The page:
He’s gone to be a soldier in the Army of Old Nick,
    He’s gone to be a soldier in the Army of Old Nick,
    And his crimes go marching on.

    Franco died about 45 years too late,
    Franco died about 45 years too late,
    But his soulmate Rajoy goes marching on.

  • SilentCatalonia60%population

    I’m speechless about the things I’m reading here. Every one seems to know better Spain and what’s going on than Spaniards.
    Next week is going to be very different from what many prophets in this thread are saying. Quite difficult to debate with so biased and interested part people.

    Please watch this video to know how the HATE of the nazi-secessionist is and has been when a Catalan wear HIS Spanish flag:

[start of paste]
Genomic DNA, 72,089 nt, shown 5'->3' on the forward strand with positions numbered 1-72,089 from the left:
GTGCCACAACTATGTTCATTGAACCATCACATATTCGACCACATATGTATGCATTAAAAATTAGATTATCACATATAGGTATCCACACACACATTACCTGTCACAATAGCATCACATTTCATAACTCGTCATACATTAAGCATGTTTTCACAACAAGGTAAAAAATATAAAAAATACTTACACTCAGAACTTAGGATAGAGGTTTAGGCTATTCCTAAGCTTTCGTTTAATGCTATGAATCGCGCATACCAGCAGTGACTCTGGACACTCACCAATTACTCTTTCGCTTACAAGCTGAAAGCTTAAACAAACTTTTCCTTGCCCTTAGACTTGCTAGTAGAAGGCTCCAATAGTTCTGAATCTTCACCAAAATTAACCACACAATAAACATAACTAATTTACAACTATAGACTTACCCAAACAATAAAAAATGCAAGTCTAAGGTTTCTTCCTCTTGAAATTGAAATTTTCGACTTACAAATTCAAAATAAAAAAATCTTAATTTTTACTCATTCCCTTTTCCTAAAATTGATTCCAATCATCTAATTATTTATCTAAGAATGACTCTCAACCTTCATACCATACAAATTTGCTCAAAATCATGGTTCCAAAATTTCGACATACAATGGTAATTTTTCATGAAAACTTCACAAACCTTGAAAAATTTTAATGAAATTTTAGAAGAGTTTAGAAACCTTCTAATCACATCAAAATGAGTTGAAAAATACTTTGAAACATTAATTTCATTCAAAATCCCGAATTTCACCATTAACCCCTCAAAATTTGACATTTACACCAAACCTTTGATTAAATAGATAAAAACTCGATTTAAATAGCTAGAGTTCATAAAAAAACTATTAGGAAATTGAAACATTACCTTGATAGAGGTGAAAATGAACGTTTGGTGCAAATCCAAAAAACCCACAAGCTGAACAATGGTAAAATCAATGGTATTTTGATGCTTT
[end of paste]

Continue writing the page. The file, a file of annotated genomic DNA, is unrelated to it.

I demand RESPECT for the Kingdom of Spain and it population. Will come next week to read and smile a bit. Salut.

    • Paul Barbara

      @ SilentCatalonia60%population
      Which is more ‘Fascist’, the facebook clip you presented, or this:
      As has been stated on here before, a proportion of Catalonians never vote either way (I believe a figure of 15% was used). If that is the case, then 43% becomes much more impressive, considering some 700,000 votes were confiscated and many voters who would have voted were either not allowed to by police action, much of it pure brutality, or were put off even trying by police actions.
      So don’t expect anyone to believe all the ‘Silent’ non-voters were anti-Referendum, which you seem to be inferring.
      Spaniards and Catalans are welcome to comment here, but so are UK and other citizens.